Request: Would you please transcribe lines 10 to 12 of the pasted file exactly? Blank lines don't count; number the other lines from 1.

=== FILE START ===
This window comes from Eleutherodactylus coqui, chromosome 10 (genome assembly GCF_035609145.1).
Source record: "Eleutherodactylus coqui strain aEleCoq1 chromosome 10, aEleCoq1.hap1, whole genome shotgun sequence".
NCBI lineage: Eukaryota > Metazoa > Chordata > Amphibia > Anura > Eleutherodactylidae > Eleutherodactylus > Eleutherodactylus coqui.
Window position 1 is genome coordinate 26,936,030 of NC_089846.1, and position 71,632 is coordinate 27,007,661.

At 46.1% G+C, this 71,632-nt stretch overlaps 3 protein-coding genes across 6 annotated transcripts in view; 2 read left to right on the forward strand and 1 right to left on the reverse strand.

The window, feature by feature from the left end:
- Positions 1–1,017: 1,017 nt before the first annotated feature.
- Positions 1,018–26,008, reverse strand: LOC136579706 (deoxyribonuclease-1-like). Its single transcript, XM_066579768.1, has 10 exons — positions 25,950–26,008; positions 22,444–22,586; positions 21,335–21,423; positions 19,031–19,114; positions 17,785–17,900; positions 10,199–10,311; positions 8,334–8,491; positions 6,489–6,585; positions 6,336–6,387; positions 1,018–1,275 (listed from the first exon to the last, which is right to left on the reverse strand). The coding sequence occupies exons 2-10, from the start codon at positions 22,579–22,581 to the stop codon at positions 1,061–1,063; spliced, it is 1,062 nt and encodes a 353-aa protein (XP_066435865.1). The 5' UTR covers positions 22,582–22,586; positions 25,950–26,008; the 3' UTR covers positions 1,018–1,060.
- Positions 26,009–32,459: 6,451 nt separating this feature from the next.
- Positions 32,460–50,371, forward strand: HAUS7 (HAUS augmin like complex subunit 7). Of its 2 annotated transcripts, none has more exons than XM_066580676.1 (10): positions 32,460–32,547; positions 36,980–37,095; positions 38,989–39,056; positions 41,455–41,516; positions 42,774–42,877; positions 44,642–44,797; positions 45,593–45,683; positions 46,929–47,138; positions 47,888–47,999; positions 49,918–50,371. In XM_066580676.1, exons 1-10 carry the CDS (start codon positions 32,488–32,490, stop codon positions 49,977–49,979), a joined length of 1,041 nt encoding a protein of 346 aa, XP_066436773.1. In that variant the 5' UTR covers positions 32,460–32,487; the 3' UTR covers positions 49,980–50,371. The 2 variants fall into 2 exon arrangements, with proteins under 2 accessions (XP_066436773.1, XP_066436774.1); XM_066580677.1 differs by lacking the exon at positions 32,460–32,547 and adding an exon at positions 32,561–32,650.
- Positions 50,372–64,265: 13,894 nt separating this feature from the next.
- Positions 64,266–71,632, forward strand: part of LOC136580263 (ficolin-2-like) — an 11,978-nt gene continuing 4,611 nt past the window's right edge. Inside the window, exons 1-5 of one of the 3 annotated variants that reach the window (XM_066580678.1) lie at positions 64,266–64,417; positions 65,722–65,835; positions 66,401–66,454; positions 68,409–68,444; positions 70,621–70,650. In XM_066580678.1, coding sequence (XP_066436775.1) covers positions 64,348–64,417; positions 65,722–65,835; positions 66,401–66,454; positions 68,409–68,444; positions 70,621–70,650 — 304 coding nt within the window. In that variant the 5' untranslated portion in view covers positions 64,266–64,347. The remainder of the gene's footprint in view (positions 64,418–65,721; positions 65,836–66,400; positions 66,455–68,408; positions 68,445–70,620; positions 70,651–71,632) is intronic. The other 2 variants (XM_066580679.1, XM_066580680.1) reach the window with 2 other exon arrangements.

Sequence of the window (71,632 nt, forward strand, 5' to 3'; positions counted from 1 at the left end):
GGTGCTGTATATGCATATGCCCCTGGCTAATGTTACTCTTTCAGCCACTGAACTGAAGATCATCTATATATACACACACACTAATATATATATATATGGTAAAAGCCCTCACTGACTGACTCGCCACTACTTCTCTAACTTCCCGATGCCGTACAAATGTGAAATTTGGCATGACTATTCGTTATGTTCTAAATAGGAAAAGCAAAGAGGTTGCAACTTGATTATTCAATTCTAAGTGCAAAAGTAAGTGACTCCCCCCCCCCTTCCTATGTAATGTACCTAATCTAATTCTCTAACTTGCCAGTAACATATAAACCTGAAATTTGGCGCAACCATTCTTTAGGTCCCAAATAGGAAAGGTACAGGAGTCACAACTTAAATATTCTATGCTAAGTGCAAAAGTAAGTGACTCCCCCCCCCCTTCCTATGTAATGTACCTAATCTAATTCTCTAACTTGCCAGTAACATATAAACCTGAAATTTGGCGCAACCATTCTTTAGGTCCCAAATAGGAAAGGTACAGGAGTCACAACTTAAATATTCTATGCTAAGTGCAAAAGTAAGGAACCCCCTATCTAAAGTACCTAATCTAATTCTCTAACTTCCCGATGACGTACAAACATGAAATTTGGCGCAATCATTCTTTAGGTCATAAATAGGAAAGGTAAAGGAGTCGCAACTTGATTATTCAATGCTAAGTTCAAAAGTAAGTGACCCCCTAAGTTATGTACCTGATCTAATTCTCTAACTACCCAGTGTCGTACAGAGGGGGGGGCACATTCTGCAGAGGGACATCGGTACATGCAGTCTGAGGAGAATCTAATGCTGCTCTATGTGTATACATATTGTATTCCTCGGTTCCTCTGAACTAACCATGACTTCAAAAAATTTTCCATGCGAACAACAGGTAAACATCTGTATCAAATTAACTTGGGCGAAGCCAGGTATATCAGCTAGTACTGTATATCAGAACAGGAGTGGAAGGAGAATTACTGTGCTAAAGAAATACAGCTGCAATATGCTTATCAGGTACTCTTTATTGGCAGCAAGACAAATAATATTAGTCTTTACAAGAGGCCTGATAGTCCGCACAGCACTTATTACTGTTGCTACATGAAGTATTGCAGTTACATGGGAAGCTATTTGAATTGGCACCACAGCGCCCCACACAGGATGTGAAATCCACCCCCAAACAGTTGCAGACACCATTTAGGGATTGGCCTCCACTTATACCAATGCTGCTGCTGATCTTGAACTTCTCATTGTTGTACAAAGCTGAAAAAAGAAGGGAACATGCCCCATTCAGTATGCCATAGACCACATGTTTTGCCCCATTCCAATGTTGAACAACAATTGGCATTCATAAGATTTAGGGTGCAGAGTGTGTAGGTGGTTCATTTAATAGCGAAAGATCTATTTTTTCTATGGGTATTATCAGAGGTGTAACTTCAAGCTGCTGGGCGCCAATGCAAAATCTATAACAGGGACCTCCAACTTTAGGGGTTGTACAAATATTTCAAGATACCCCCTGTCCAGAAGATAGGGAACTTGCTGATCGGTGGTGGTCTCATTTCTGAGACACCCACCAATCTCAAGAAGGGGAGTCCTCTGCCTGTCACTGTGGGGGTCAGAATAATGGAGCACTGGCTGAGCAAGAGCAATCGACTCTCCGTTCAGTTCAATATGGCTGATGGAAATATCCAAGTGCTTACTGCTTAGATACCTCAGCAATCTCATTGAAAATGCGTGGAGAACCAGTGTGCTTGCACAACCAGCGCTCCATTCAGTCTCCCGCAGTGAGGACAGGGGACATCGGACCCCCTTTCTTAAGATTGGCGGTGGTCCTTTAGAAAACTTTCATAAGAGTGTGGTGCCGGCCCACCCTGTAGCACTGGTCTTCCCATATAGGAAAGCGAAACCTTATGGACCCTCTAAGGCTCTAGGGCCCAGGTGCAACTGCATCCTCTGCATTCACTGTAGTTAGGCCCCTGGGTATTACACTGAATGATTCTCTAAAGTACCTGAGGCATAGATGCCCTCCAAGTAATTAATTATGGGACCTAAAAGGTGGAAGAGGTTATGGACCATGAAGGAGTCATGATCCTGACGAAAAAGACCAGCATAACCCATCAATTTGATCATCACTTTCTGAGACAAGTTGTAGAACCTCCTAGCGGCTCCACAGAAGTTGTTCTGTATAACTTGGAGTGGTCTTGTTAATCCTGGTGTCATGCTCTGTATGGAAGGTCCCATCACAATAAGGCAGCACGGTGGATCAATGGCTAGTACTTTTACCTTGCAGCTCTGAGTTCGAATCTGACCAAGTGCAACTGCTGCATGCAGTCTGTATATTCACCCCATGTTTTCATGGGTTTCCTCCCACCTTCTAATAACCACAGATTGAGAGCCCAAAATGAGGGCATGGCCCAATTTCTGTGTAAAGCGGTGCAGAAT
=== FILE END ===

- Positions 32,460–50,371, forward strand: HAUS7 (HAUS augmin like complex subunit 7). Of its 2 annotated transcripts, none has more exons than XM_066580676.1 (10): positions 32,460–32,547; positions 36,980–37,095; positions 38,989–39,056; positions 41,455–41,516; positions 42,774–42,877; positions 44,642–44,797; positions 45,593–45,683; positions 46,929–47,138; positions 47,888–47,999; positions 49,918–50,371. In XM_066580676.1, exons 1-10 carry the CDS (start codon positions 32,488–32,490, stop codon positions 49,977–49,979), a joined length of 1,041 nt encoding a protein of 346 aa, XP_066436773.1. In that variant the 5' UTR covers positions 32,460–32,487; the 3' UTR covers positions 49,980–50,371. The 2 variants fall into 2 exon arrangements, with proteins under 2 accessions (XP_066436773.1, XP_066436774.1); XM_066580677.1 differs by lacking the exon at positions 32,460–32,547 and adding an exon at positions 32,561–32,650.
- Positions 50,372–64,265: 13,894 nt separating this feature from the next.
- Positions 64,266–71,632, forward strand: part of LOC136580263 (ficolin-2-like) — an 11,978-nt gene continuing 4,611 nt past the window's right edge. Inside the window, exons 1-5 of one of the 3 annotated variants that reach the window (XM_066580678.1) lie at positions 64,266–64,417; positions 65,722–65,835; positions 66,401–66,454; positions 68,409–68,444; positions 70,621–70,650. In XM_066580678.1, coding sequence (XP_066436775.1) covers positions 64,348–64,417; positions 65,722–65,835; positions 66,401–66,454; positions 68,409–68,444; positions 70,621–70,650 — 304 coding nt within the window. In that variant the 5' untranslated portion in view covers positions 64,266–64,347. The remainder of the gene's footprint in view (positions 64,418–65,721; positions 65,836–66,400; positions 66,455–68,408; positions 68,445–70,620; positions 70,651–71,632) is intronic. The other 2 variants (XM_066580679.1, XM_066580680.1) reach the window with 2 other exon arrangements.